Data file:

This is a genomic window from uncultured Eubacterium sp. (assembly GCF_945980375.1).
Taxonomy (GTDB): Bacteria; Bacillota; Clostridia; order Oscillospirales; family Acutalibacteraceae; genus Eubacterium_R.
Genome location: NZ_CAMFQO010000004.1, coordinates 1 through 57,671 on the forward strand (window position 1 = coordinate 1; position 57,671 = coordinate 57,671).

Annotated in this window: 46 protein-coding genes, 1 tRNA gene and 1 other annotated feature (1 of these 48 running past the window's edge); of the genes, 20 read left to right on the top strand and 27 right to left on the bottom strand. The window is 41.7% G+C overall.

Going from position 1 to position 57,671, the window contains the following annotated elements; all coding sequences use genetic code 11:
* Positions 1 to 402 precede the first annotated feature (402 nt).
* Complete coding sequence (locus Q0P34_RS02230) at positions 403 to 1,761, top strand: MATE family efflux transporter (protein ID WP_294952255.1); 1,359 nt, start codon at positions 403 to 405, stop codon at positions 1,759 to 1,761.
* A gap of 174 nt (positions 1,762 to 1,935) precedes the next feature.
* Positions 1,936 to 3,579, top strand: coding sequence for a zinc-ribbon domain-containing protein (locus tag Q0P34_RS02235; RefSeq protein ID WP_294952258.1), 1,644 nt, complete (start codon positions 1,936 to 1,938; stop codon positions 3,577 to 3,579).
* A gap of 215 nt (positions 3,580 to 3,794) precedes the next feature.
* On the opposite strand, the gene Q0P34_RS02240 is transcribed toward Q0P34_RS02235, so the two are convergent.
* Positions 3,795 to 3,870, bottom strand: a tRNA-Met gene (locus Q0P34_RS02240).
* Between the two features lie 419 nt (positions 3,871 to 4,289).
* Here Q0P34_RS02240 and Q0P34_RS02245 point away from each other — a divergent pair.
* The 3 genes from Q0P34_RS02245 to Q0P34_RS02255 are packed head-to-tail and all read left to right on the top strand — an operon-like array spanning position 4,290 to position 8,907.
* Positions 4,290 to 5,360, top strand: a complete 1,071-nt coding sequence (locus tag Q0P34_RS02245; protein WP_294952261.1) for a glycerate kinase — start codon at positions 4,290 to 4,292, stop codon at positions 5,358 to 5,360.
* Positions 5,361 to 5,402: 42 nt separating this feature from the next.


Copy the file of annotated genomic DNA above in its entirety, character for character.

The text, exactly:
This is a genomic window from uncultured Eubacterium sp. (assembly GCF_945980375.1).
Taxonomy (GTDB): Bacteria; Bacillota; Clostridia; order Oscillospirales; family Acutalibacteraceae; genus Eubacterium_R.
Genome location: NZ_CAMFQO010000004.1, coordinates 1 through 57,671 on the forward strand (window position 1 = coordinate 1; position 57,671 = coordinate 57,671).

Annotated in this window: 46 protein-coding genes, 1 tRNA gene and 1 other annotated feature (1 of these 48 running past the window's edge); of the genes, 20 read left to right on the top strand and 27 right to left on the bottom strand. The window is 41.7% G+C overall.

Going from position 1 to position 57,671, the window contains the following annotated elements; all coding sequences use genetic code 11:
* Positions 1 to 402 precede the first annotated feature (402 nt).
* Complete coding sequence (locus Q0P34_RS02230) at positions 403 to 1,761, top strand: MATE family efflux transporter (protein ID WP_294952255.1); 1,359 nt, start codon at positions 403 to 405, stop codon at positions 1,759 to 1,761.
* A gap of 174 nt (positions 1,762 to 1,935) precedes the next feature.
* Positions 1,936 to 3,579, top strand: coding sequence for a zinc-ribbon domain-containing protein (locus tag Q0P34_RS02235; RefSeq protein ID WP_294952258.1), 1,644 nt, complete (start codon positions 1,936 to 1,938; stop codon positions 3,577 to 3,579).
* A gap of 215 nt (positions 3,580 to 3,794) precedes the next feature.
* On the opposite strand, the gene Q0P34_RS02240 is transcribed toward Q0P34_RS02235, so the two are convergent.
* Positions 3,795 to 3,870, bottom strand: a tRNA-Met gene (locus Q0P34_RS02240).
* Between the two features lie 419 nt (positions 3,871 to 4,289).
* Here Q0P34_RS02240 and Q0P34_RS02245 point away from each other — a divergent pair.
* The 3 genes from Q0P34_RS02245 to Q0P34_RS02255 are packed head-to-tail and all read left to right on the top strand — an operon-like array spanning position 4,290 to position 8,907.
* Positions 4,290 to 5,360, top strand: a complete 1,071-nt coding sequence (locus tag Q0P34_RS02245; protein WP_294952261.1) for a glycerate kinase — start codon at positions 4,290 to 4,292, stop codon at positions 5,358 to 5,360.
* Positions 5,361 to 5,402: 42 nt separating this feature from the next.